Conservation Corner: Why one water conservation project backfired

Conservation corner - fall 2008

Give me a hammer, a nail, and a 2”x 4” piece of board and I guarantee the result will be a broken thumb. I am ashamed to admit it, but since I was never interested in building things with my hands, I never learned how to use even the most basic tools.

Having the right tool without the knowledge and willingness to use it correctly is as useless as having the knowledge and willingness, but not the tool. You need all three to get the job done. The following story illustrates what I mean.

In August 2003, a firestorm swept through Okanagan Mountain Park. The fire consumed two Kelowna neighbourhoods, destroying 239 homes. Out of the ashes came the will to rebuild, and environmental educators in Kelowna saw an opportunity to promote environmentally sustainable construction.

We held seminars for people who lost their homes; 150 people showed up to hear about the latest concepts in energy reduction, waste reduction, and water conservation. Landscape and irrigation experts spoke about Xeriscaping and efficient irrigation systems.

Over the next few years, it appeared that many homeowners took our advice. While it is difficult to give an exact number, I estimate about 15% of the rebuilt homes had extensive Xeriscaping in the front and back yards, where turf and cedar hedges had been the norm. I counted this as a success.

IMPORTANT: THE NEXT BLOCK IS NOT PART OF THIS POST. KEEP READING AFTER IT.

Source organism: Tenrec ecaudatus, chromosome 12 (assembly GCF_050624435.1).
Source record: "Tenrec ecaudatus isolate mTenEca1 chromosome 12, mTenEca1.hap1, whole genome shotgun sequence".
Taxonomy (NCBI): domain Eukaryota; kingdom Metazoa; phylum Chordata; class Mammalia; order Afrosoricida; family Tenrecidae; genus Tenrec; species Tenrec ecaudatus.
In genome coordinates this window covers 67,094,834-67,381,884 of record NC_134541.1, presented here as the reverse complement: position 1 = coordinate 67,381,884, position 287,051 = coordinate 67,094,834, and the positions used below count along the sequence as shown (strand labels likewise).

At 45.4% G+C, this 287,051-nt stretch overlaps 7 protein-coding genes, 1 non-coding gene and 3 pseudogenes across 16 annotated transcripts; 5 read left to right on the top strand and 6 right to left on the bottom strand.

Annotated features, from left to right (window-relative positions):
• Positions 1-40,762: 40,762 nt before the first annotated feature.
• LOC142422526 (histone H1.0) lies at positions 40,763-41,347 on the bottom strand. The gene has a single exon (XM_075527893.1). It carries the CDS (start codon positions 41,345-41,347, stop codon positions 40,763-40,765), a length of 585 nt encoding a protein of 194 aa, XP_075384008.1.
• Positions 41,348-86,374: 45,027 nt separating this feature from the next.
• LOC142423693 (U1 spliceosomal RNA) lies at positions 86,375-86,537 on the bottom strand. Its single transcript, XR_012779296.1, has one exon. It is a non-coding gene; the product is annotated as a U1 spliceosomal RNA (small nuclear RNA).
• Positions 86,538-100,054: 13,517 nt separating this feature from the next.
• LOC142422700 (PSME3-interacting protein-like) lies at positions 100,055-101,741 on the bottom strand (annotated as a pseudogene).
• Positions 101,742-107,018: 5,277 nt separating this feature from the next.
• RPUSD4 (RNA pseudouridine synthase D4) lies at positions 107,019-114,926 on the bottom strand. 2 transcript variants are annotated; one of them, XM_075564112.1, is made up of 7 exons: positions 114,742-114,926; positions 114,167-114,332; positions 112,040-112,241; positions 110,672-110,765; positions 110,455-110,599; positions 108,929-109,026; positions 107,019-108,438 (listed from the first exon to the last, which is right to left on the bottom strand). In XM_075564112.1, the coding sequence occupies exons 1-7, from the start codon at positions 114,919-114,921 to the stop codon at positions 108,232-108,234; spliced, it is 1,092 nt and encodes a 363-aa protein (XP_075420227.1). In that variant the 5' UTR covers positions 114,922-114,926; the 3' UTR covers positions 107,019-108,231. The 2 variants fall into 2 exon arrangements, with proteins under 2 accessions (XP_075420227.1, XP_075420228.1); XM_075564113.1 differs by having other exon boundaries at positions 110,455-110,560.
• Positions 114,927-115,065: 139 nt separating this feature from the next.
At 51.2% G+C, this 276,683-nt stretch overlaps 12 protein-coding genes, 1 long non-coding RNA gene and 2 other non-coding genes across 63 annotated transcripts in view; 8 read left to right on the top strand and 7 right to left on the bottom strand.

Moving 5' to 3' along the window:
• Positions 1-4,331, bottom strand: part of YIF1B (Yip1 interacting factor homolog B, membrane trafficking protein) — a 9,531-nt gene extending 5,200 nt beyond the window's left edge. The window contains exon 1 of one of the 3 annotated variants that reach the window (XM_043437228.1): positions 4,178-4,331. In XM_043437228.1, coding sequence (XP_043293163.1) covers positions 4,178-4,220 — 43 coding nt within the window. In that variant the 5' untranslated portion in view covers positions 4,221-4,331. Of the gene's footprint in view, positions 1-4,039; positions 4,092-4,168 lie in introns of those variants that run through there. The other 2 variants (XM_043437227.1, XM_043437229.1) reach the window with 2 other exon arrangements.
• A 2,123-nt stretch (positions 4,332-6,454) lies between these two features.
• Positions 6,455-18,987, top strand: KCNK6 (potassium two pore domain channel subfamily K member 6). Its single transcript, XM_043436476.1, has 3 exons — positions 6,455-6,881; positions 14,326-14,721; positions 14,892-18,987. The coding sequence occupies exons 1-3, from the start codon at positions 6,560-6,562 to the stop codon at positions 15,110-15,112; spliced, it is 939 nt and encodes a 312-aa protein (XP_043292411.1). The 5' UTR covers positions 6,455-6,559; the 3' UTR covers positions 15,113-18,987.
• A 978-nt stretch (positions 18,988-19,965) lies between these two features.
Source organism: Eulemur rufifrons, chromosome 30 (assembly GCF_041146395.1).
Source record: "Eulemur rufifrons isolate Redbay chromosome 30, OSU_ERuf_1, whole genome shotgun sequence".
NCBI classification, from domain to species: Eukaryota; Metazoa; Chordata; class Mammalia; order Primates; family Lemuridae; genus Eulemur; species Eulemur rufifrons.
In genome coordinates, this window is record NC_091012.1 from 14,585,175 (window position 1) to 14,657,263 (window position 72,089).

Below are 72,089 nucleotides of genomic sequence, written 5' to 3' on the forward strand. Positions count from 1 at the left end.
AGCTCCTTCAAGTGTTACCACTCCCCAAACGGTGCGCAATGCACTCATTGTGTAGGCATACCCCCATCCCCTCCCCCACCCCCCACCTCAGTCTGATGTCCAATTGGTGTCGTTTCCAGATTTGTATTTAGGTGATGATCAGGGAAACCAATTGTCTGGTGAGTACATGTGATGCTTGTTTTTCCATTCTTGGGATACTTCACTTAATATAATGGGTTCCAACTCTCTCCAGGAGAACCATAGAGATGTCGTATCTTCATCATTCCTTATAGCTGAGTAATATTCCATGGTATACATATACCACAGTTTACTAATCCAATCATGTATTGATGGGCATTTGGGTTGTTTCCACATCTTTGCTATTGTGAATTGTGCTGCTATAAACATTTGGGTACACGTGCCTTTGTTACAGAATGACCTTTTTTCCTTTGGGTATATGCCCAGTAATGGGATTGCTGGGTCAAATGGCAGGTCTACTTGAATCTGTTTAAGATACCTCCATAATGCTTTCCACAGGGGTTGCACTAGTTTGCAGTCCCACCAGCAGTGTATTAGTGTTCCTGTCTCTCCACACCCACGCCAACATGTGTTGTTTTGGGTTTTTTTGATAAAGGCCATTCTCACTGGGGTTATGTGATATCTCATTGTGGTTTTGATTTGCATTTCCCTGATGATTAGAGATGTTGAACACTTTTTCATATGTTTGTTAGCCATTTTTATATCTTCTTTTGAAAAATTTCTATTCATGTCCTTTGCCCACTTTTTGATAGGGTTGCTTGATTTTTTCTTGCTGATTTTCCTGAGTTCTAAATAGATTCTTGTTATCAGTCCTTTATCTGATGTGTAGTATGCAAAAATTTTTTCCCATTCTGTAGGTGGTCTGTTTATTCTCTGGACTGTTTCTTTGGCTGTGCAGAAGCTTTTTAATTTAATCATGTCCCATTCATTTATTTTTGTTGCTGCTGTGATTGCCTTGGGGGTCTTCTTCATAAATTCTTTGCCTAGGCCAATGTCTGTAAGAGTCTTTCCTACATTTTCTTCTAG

Flash forward to 2008, when I tried to quantify the water savings at the homes where the greatest conversion to Xeriscaping took place. I chose 12 of these homes at random and compared their pre- and post-fire water consumption. I

f this is where you expect me to say that the 12 homes cut their water consumption dramatically after converting to Xeriscape, you are wrong. Of the 12 homes, seven actually use more water for irrigation now than they did when they had turf and   cedars, two use about the same, and only three use less.

What happened? It turns out that increases in water consumption after Xeriscape conversion is not unprecedented. When the City of Albuquerque offered residents money to replace turf with Xeriscape plants, 17% of the participants ended up using more water after the conversion. An Arizona State University study found that some
Xeriscapes in Phoenix received at least 10% more water than traditional turf grass landscapes.

A 1994 Xeriscape study in Texas concluded, “The main cause for excessive landscape water use in most situations is the human factor; the waste of water results from improper irrigation practices… rather than any one major group of plant materials.”

This comment is echoed by the past president of the National Xeriscape Council in the United States who said: “The type of plant materials or irrigation system in the landscape has much less effect on water consumption than the human factor of good landscape water management.”

I speculate that the Kelowna homeowners who converted to Xeriscape after the fire did not have the knowledge to do it, so they hired a landscaper. In hindsight, I should have followed up the original seminars with education directed to those homeowners who made the decision to convert to Xeriscape. Those homeowners who did save water likely planted their own Xeriscapes, and, therefore, had a vested interest in using less water.

Xeriscape is simply a water conservation tool. The homeowner still has to learn how to irrigate for water efficiency. This experience (along with my knack for hitting my thumb rather than the nail) demonstrates that using a tool without the knowledge and willingness to use it properly can actually be counterproductive.


By Neal Klassen, BCWWA “Watermark” contributor


Posted October  2008


Originally published in the Fall 2008 issue of Watermark Magazine, the official publication of the British Columbia Water & Waste Association (BCWWA).